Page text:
Ongoing conflict may lead Malaysia to diversify import mix

The Russia-Ukraine war is also causing fuel retailers to pass some of the higher oil prices to the consumers

by AZALEA AZUAR / pic by AFP

THE ongoing Ukraine-Russia war will provide incentives for Malaysia to diversify its import mix further.

Fitch Solutions senior oil and gas analyst Peter Lee felt that the higher international prices are being passed onto consumers by fuel retailers, which is in line with international rates.

As a result, this leaves governments to enact temporary mechanisms to relieve consumers.

Read more: Minimal effect on Malaysia from Russia trade stoppages

“A logical move appears to be integrating more barrels from the Middle East and Africa, which are two of its favoured import destinations, with Saudi Arabia set to be the beneficiary from any production ramp-up at the new RAPID facility,” he told The Malaysian Reserve (TMR) recently.

“In a select few markets, retail fuel distributors have even been accused of stockpiling fuel, while waiting for the next price hike, thus creating disruptions along the supply chain.

“Indeed, most governments in Asia are discussing temporary measures to provide consumer relief including fuel price subsidies, price freezes and/or short-term tax cuts,” he told TMR.

Read more: Fuel subsidy to offset higher oil revenue

Lee believes this trend is expected to increase the government’s expenses particularly those that retain some form of control over setting fuel prices and maintaining subsidies over certain grades of fuels.

Moreover, the global energy price hike has also increased power prices in many markets and several measures that have been introduced to reduce the impact of retail fuel price.

Therefore, alternative power sources such as coal, nuclear and others have been considered and explored but there are also concerns with the short-term rise in carbon emissions.

This would not be applicable in all markets due to power sector configuration and differentiated access to supply.

“It is difficult to know how long the crisis in Ukraine would last or what a potential end to the conflict might even look like, therefore, it is difficult to provide a verdict on what would happen after it, including the fate of US sanctions.

Read more: Oil Tops $114 as Shunned Russian Barrels Leave Hole in Market

“Moscow and Kyiv are reportedly in discussions about a tentative peace plan, but it is far too early to tell if this would lead to anything tangible,” Lee added.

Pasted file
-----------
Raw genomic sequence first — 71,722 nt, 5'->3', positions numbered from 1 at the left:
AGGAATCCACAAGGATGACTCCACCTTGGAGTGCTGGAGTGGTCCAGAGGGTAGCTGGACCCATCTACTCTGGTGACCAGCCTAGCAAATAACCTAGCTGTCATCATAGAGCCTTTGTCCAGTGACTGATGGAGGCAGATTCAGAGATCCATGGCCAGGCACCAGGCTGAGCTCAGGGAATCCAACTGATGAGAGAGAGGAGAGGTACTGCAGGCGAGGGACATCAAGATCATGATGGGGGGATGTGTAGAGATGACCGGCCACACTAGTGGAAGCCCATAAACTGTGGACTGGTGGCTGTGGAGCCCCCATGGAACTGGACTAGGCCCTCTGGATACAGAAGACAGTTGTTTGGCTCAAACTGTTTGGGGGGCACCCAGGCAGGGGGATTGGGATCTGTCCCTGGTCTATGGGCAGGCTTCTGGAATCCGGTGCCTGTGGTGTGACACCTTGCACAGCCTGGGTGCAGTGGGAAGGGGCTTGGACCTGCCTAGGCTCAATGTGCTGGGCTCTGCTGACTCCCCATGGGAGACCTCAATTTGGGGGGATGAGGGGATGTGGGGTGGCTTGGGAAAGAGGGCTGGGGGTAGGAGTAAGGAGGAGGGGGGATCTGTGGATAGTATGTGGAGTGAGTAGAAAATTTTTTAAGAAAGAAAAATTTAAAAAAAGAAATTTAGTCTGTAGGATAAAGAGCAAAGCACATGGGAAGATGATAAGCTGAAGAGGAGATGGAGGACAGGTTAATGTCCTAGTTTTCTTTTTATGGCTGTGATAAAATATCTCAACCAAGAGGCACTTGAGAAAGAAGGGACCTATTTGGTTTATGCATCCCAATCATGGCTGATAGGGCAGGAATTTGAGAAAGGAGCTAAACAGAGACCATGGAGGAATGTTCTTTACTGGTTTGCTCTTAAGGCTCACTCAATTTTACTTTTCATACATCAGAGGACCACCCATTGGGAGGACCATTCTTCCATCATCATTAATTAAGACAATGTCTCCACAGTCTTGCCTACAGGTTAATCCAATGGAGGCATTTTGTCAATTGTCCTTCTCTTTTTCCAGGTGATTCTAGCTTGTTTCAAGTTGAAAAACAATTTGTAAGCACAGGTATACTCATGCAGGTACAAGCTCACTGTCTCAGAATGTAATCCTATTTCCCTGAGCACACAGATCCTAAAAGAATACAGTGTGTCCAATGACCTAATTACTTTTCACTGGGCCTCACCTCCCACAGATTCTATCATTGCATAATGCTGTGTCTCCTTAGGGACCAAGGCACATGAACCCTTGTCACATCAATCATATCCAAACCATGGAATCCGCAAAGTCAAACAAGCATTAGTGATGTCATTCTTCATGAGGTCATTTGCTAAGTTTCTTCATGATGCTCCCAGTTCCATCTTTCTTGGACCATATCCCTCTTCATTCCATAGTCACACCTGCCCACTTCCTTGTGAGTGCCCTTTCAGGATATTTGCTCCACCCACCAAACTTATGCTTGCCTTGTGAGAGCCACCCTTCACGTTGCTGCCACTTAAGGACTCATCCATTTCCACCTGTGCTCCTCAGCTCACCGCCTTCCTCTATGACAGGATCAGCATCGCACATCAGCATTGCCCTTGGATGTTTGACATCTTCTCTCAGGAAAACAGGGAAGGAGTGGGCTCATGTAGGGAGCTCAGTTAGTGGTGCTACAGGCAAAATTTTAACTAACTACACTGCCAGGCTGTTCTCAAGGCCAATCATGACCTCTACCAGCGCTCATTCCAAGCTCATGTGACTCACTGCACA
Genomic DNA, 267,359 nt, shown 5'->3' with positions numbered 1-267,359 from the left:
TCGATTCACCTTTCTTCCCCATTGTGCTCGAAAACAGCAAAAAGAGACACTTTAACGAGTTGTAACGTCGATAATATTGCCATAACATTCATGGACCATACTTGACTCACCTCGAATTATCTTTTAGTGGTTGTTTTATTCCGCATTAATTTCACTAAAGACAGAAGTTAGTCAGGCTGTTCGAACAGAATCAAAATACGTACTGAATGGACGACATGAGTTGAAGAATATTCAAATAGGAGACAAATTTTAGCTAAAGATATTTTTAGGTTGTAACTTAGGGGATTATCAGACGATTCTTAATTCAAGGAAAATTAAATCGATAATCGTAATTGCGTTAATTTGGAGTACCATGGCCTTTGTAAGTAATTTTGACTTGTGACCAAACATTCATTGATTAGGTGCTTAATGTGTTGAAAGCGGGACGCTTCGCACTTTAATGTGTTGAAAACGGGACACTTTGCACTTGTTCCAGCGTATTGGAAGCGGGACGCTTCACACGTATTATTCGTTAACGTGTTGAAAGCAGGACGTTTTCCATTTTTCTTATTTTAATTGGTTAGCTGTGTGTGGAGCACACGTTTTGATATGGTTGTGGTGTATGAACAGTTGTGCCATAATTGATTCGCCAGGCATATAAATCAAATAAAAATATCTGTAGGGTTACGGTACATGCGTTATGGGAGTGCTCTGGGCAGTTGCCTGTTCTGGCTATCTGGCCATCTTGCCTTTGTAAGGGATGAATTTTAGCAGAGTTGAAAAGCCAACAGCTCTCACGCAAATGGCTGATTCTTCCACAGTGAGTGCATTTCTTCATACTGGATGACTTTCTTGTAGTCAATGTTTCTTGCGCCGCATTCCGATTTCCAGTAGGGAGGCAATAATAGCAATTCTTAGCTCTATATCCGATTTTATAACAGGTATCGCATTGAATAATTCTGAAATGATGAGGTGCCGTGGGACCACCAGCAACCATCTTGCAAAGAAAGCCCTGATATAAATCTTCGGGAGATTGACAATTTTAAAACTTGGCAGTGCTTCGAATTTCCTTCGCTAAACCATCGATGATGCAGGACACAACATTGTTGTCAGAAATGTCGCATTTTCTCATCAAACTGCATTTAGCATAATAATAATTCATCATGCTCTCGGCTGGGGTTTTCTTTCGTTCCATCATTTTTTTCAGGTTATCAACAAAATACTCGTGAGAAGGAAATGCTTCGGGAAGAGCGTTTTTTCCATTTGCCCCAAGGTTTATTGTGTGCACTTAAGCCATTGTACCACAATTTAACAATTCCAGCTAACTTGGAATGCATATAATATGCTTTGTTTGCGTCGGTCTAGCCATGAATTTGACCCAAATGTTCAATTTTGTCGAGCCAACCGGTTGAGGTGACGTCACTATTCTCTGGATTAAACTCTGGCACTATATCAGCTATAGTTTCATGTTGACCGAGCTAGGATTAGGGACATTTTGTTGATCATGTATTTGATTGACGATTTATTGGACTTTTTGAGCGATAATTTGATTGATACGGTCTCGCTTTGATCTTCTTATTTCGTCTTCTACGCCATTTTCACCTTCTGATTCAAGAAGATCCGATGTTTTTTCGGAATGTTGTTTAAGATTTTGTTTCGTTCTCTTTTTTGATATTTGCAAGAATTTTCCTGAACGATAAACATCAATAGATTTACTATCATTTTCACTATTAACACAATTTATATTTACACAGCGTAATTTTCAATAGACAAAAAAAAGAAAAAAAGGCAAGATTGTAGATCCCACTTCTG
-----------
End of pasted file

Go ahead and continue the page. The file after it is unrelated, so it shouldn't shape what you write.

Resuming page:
The ongoing conflict between Ukraine and Russia has caused oil prices to skyrocket to US$139 (RM585.19) a barrel, which is the highest for almost 14 years.

Meanwhile, T7 Global Bhd COO Tan Kay Zhuin said the ongoing conflict which resulted in price hikes would benefit their oil operators.

“When they are doing better in terms of ore prices and trading of hydrocarbons, they would in return give us more work so that they will kind of have a positive impact on our daily activities.

“Our contracts or our services or price agreements with them are on a long-term basis,” he told TMR.

“As activities are becoming more and more vibrant, recruitment is on the rise as well. New projects have been sanctioned, investment decisions are being approved so more work for the community,” he said.

Universiti Kuala Lumpur Business School economics Assoc Prof Aimi Zulhazmi Abdul Rashid does not believe that they have much effect on Malaysian petrol dealers as most RON95 and diesel prices are regulated by the government.

“The only issue is that the petrol stations have to purchase and keep RON97 which price has increased in tandem with the rise in crude oil price, the dealers may need to fork out more money for the purchase of RON97,” he told TMR.

Some of their working capital will stick with maintaining the inventory of RON97 but it only comprises a small fraction of the total sales from the overall petrol.

“The price hike is just temporary as the other oil producers in the Middle East are able to provide extra supply and capacity.

“Even though Russia is the biggest non-OPEC producer of oil, the additional supply is ample from the other OPEC producers,” he added.

With Malaysia’s international borders are now open, Aimi Zulhazmi believes that the aviation sector would be most affected by the hike.